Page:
† Dugdale's “ Warwickshire," p. 681.

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who has contributed a most interesting tract to the publications of “The Shakespeare Society” on the subject of “ Oberon's Vision in the Midsummer Night's Dream," has explained the allusions in that exquisite passage with far more success than the belief of Warburton that the Queen of Scots was pointed at, or of Mr. Boaden that Amy Robsart was the “little western flower.” He considers that Edward Arden, a spectator of those very entertainments at Kenilworth, discovered Leicester's guilty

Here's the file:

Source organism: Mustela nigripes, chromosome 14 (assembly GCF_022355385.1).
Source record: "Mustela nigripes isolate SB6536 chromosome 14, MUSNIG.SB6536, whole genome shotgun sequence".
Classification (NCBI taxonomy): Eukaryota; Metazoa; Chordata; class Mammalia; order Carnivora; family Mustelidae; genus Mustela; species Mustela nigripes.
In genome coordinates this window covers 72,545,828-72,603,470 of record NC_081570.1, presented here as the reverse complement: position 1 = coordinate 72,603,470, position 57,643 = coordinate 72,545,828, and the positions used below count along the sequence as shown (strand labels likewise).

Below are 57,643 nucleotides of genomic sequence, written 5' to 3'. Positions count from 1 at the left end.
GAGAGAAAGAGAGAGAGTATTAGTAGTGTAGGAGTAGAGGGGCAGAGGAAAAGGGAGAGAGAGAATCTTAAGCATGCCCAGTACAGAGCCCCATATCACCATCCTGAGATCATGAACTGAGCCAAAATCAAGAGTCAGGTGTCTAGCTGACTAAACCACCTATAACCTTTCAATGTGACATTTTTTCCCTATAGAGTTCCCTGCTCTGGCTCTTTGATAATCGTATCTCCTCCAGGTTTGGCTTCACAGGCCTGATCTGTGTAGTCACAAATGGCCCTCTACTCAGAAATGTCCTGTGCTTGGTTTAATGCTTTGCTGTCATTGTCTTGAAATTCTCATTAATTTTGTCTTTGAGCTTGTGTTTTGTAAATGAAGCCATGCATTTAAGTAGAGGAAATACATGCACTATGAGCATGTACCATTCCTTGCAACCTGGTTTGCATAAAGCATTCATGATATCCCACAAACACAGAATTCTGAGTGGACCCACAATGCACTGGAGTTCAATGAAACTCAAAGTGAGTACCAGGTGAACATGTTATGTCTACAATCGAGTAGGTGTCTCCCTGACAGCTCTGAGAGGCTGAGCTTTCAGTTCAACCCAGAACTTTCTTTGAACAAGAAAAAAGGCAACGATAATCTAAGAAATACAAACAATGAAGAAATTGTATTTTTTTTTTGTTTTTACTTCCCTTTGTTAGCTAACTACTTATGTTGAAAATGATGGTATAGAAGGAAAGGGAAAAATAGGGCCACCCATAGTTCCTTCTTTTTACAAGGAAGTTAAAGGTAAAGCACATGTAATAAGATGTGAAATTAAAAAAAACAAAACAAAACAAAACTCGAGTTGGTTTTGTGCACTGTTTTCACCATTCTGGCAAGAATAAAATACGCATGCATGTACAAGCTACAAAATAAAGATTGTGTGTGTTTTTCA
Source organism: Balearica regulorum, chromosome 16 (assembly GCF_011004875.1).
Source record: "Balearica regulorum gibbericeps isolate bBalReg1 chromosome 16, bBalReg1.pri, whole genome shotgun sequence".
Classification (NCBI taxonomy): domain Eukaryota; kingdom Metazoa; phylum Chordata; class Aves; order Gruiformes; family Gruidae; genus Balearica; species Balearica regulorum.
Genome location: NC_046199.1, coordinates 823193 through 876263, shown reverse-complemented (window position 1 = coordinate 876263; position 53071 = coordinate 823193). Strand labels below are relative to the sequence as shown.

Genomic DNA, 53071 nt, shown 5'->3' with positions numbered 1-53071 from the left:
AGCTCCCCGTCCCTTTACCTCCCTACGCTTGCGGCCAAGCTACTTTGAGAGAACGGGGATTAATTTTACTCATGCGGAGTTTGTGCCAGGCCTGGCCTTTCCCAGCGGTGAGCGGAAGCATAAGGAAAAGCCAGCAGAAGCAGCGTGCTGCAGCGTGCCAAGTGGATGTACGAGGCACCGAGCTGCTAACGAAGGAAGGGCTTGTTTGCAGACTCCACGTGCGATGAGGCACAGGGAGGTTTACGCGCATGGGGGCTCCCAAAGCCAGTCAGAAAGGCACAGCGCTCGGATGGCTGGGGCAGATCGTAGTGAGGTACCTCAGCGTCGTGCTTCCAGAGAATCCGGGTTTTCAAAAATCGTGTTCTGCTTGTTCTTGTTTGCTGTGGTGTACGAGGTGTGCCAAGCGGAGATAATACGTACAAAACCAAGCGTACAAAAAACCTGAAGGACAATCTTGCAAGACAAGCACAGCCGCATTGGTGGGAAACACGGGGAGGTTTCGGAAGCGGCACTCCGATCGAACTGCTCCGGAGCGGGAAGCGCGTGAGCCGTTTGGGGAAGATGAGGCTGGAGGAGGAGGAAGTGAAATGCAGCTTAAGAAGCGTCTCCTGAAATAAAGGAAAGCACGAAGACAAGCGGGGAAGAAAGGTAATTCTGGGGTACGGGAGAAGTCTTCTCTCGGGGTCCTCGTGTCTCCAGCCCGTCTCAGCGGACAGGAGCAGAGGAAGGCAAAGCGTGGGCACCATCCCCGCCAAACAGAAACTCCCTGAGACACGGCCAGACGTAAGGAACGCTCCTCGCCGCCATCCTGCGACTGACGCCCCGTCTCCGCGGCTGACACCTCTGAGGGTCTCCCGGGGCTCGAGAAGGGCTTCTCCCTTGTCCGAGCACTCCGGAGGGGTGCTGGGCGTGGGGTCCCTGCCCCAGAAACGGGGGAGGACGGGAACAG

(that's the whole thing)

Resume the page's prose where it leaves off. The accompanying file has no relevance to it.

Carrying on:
accesses to the Countess of Essex;" that the expression of Oberon, “That very time, I saw, but thou couldst not,” referred to this discovery ; that when “the Imperial Votaress passed on,” he“ marked where the bolt of Cupid fell ;” that “the little western flower,” pure, “milk-white” before that time, became spotted,“ purple with love's wound.” We may add that there is bitter satire in what follows" that flower,” retaining the original influence, “will make or man or woman madly dote," as Lettice, Countess of Essex, was infatuated by Leicester. The discovery of Edward Arden, and his "harsh expressions” concerning it, might be traditions in Shakspere's family, and be safely allegorized by the poet in 1594 when Leicester was gone to his account.